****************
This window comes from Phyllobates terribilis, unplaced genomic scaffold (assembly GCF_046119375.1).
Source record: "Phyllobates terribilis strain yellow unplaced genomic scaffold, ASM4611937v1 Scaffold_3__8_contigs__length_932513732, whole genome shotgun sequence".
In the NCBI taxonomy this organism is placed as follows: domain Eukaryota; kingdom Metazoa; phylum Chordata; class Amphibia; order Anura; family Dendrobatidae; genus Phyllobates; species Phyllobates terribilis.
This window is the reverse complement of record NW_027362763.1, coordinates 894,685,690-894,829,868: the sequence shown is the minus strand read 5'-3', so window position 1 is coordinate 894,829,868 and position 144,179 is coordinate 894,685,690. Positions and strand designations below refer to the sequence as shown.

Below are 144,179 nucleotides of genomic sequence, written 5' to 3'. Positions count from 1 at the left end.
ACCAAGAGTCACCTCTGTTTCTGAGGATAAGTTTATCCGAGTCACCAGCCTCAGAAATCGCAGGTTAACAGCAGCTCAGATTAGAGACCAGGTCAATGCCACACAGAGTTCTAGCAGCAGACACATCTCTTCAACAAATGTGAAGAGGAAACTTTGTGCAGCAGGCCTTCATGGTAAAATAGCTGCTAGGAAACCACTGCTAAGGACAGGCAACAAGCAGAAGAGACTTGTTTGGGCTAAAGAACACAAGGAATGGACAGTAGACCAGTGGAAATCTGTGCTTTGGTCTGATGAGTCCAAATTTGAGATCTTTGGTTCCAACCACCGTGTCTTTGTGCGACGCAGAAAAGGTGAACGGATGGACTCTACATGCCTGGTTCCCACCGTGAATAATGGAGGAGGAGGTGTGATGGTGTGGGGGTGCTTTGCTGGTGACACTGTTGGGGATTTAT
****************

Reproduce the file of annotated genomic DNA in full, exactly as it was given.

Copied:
This window comes from Phyllobates terribilis, unplaced genomic scaffold (assembly GCF_046119375.1).
Source record: "Phyllobates terribilis strain yellow unplaced genomic scaffold, ASM4611937v1 Scaffold_3__8_contigs__length_932513732, whole genome shotgun sequence".
In the NCBI taxonomy this organism is placed as follows: domain Eukaryota; kingdom Metazoa; phylum Chordata; class Amphibia; order Anura; family Dendrobatidae; genus Phyllobates; species Phyllobates terribilis.
This window is the reverse complement of record NW_027362763.1, coordinates 894,685,690-894,829,868: the sequence shown is the minus strand read 5'-3', so window position 1 is coordinate 894,829,868 and position 144,179 is coordinate 894,685,690. Positions and strand designations below refer to the sequence as shown.

Below are 144,179 nucleotides of genomic sequence, written 5' to 3'. Positions count from 1 at the left end.
ACCAAGAGTCACCTCTGTTTCTGAGGATAAGTTTATCCGAGTCACCAGCCTCAGAAATCGCAGGTTAACAGCAGCTCAGATTAGAGACCAGGTCAATGCCACACAGAGTTCTAGCAGCAGACACATCTCTTCAACAAATGTGAAGAGGAAACTTTGTGCAGCAGGCCTTCATGGTAAAATAGCTGCTAGGAAACCACTGCTAAGGACAGGCAACAAGCAGAAGAGACTTGTTTGGGCTAAAGAACACAAGGAATGGACAGTAGACCAGTGGAAATCTGTGCTTTGGTCTGATGAGTCCAAATTTGAGATCTTTGGTTCCAACCACCGTGTCTTTGTGCGACGCAGAAAAGGTGAACGGATGGACTCTACATGCCTGGTTCCCACCGTGAATAATGGAGGAGGAGGTGTGATGGTGTGGGGGTGCTTTGCTGGTGACACTGTTGGGGATTTAT